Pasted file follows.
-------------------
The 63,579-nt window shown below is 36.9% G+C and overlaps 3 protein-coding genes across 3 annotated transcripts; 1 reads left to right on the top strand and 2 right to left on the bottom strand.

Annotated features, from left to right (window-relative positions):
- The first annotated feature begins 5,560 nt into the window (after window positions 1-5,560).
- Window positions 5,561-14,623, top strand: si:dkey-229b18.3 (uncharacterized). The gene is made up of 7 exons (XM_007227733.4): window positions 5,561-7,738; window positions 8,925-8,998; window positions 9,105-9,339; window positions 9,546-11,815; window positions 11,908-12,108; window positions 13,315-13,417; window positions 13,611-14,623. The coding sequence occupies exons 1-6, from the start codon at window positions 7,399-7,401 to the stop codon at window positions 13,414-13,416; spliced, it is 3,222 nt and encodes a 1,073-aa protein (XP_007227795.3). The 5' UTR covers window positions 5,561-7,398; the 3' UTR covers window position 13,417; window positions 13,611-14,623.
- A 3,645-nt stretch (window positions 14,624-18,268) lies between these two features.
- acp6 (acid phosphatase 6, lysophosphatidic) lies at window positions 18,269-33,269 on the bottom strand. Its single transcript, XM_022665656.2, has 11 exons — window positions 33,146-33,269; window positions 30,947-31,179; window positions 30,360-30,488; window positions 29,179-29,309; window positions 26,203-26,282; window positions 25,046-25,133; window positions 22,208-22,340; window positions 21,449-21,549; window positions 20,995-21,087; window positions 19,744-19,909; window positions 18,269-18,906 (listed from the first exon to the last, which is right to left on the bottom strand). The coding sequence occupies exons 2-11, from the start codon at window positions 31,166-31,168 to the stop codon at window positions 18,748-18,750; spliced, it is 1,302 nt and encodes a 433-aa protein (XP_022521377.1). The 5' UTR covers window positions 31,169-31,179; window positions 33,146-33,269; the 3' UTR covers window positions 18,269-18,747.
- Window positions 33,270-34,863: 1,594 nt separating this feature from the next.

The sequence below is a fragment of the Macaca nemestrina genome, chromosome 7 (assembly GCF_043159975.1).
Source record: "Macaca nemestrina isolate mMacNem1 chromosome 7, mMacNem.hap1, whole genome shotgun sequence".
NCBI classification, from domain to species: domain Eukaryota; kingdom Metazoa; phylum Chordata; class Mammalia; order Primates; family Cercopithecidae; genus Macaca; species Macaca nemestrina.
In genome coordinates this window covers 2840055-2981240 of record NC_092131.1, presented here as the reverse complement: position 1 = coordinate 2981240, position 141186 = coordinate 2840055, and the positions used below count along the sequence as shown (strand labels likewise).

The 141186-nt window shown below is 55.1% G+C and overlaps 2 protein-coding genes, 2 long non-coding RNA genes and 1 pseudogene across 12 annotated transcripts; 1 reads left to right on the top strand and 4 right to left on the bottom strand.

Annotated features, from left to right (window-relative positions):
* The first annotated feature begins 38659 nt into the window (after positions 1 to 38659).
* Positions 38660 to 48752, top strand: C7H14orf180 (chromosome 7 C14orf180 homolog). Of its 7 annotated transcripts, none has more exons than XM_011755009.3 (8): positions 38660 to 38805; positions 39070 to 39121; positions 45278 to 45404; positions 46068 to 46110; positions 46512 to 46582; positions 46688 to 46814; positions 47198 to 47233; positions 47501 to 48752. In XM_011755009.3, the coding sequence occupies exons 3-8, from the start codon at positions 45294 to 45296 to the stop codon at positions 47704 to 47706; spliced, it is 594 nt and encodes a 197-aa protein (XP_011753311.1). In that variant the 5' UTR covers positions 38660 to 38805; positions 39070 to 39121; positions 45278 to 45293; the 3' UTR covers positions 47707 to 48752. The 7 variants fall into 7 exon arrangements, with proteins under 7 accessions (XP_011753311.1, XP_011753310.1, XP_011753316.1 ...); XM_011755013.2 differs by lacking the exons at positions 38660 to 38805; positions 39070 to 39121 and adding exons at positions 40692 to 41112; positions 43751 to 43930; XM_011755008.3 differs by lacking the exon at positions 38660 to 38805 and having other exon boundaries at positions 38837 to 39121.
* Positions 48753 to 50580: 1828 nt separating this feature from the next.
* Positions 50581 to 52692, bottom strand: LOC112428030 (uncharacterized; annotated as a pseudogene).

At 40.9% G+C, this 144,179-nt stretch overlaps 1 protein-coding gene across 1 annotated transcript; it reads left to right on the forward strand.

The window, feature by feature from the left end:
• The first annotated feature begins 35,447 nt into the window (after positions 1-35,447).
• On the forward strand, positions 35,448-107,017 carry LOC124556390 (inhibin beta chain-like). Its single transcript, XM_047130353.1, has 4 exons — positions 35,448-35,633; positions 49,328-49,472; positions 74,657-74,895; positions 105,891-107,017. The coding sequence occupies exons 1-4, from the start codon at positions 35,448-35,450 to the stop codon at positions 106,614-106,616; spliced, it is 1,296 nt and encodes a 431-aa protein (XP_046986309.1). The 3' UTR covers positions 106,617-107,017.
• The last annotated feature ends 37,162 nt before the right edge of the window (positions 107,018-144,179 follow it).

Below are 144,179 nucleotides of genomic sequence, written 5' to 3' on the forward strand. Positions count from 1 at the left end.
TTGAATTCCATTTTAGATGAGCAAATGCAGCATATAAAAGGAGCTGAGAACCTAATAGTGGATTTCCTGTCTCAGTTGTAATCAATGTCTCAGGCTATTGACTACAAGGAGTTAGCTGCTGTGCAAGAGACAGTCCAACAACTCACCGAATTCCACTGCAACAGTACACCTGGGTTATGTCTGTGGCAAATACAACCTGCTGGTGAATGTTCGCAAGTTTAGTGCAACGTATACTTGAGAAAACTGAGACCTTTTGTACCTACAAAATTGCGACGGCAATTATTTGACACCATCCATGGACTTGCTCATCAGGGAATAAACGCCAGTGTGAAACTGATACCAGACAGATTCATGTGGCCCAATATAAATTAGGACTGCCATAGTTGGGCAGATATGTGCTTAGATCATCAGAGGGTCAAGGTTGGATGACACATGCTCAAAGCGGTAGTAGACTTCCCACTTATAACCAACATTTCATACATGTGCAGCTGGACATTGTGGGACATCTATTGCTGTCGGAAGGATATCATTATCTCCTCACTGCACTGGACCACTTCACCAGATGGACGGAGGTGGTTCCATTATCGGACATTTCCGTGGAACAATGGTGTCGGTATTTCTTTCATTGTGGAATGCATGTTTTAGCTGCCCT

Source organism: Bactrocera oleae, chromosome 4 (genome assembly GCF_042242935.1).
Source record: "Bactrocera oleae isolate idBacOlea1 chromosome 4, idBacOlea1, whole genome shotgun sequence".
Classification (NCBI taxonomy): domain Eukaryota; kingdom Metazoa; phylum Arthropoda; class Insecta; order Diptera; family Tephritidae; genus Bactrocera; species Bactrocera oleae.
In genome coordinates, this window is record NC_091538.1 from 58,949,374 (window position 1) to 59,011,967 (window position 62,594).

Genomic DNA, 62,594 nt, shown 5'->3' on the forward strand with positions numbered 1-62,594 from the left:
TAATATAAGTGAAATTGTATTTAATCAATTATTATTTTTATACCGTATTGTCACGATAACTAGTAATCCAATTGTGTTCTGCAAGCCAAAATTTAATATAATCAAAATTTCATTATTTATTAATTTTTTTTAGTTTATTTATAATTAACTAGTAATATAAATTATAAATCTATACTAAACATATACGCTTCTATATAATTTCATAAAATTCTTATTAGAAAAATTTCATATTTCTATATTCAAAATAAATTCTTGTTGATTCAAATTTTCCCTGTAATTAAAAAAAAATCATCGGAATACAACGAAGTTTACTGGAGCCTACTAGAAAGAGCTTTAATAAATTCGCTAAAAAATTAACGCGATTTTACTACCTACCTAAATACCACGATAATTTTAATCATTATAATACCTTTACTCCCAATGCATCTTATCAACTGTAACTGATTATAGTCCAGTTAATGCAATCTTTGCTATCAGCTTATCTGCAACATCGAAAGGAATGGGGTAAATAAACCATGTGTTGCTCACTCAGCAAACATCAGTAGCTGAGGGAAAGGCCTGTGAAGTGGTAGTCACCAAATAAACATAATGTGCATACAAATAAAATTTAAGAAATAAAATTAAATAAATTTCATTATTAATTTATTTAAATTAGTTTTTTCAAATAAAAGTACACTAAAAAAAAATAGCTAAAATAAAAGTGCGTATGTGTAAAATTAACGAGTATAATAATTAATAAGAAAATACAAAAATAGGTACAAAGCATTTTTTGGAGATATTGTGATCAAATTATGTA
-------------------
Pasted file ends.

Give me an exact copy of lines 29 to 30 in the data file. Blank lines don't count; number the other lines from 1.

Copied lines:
Genomic DNA, 62,594 nt, shown 5'->3' on the forward strand with positions numbered 1-62,594 from the left:
TAATATAAGTGAAATTGTATTTAATCAATTATTATTTTTATACCGTATTGTCACGATAACTAGTAATCCAATTGTGTTCTGCAAGCCAAAATTTAATATAATCAAAATTTCATTATTTATTAATTTTTTTTAGTTTATTTATAATTAACTAGTAATATAAATTATAAATCTATACTAAACATATACGCTTCTATATAATTTCATAAAATTCTTATTAGAAAAATTTCATATTTCTATATTCAAAATAAATTCTTGTTGATTCAAATTTTCCCTGTAATTAAAAAAAAATCATCGGAATACAACGAAGTTTACTGGAGCCTACTAGAAAGAGCTTTAATAAATTCGCTAAAAAATTAACGCGATTTTACTACCTACCTAAATACCACGATAATTTTAATCATTATAATACCTTTACTCCCAATGCATCTTATCAACTGTAACTGATTATAGTCCAGTTAATGCAATCTTTGCTATCAGCTTATCTGCAACATCGAAAGGAATGGGGTAAATAAACCATGTGTTGCTCACTCAGCAAACATCAGTAGCTGAGGGAAAGGCCTGTGAAGTGGTAGTCACCAAATAAACATAATGTGCATACAAATAAAATTTAAGAAATAAAATTAAATAAATTTCATTATTAATTTATTTAAATTAGTTTTTTCAAATAAAAGTACACTAAAAAAAAATAGCTAAAATAAAAGTGCGTATGTGTAAAATTAACGAGTATAATAATTAATAAGAAAATACAAAAATAGGTACAAAGCATTTTTTGGAGATATTGTGATCAAATTATGTA